We conducted a study that sought to understand the significance of TLR4 in cisplatin-induced ototoxicity (CIO) and the potential of blocking cisplatin and TLR4 interactions for prospective therapies for childhood cancer patients (EMBO Reports 2021;e51280).


Study Highlights

To isolate the role of TLR4 in mediating CIO, we used an in vitro cell culture system of cells that either expressed the human TLR4 complex (HEK-hTLR4) or did not express the human TLR4 complex (HEK-null2). By using isogenic cell lines, we were able to attribute any discrepancies in responses directly to the presence of TLR4. We tested downstream markers of both TLR4 activation and cell stress with NF-[kappa]B and IL-8. NF-[kappa]B is an intracellular protein that upregulates immune proteins involved in inflammation, including IL-8, and can be stimulated by TLR4 activation.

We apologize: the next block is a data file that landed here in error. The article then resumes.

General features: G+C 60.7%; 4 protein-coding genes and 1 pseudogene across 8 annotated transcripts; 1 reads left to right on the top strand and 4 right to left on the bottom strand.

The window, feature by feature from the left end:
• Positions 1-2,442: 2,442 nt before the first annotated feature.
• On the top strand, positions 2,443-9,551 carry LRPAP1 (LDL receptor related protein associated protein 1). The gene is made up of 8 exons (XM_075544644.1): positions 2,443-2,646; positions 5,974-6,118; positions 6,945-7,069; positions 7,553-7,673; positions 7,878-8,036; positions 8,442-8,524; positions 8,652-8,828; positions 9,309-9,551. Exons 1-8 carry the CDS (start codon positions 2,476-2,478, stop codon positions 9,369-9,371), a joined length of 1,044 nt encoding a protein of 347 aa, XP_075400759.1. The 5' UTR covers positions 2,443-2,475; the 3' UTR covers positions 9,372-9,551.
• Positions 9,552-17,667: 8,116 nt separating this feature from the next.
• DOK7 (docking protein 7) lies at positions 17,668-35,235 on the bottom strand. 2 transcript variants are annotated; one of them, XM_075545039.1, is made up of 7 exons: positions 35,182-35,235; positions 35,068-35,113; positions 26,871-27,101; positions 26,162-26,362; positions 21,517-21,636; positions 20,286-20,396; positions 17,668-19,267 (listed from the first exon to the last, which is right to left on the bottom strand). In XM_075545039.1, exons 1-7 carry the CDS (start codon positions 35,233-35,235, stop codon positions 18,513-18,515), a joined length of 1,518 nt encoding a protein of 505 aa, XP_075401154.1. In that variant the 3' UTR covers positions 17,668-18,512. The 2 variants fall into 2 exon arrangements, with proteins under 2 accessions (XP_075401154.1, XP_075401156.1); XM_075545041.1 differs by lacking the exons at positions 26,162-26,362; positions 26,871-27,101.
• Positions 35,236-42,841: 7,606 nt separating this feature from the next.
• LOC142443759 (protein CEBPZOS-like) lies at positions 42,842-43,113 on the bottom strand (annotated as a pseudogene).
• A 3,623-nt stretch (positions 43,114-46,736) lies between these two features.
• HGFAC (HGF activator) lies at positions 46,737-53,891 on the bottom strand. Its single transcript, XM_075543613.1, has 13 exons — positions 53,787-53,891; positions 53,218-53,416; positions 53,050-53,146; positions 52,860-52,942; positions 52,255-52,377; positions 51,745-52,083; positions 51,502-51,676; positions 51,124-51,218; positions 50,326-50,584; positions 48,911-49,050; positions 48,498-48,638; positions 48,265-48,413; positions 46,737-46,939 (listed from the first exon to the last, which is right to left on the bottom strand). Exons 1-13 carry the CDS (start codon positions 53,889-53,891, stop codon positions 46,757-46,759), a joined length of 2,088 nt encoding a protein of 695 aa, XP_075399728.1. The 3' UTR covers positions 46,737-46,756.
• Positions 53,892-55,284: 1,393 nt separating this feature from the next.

First, to examine if the TLR4 complex increases cell responsiveness to platinum, HEK-hTLR4 and HEK-null2 were both treated with platinum (II) and platinum (IV) alongside nickel and LPS, the canonical ligand of TLR4 (Front Immunol 2014;5:461). It was found that HEK-hTLR4 cells responded to platinum treatment with increased NF-[kappa]B and IL-8, indicating TLR4 activation, while HEK-null2 cells did not respond significantly to any of the treatments; this thereby indicated the involvement of TLR4 in these responses. Furthermore, HEK-hTLR4 cells also produced significant IL-8 in response to increasing cisplatin treatment while HEK-null2 once again did not respond, suggesting the TLR4 complex is also involved in responding to cisplatin, and this responsiveness could be attributed to its platinum-based structure.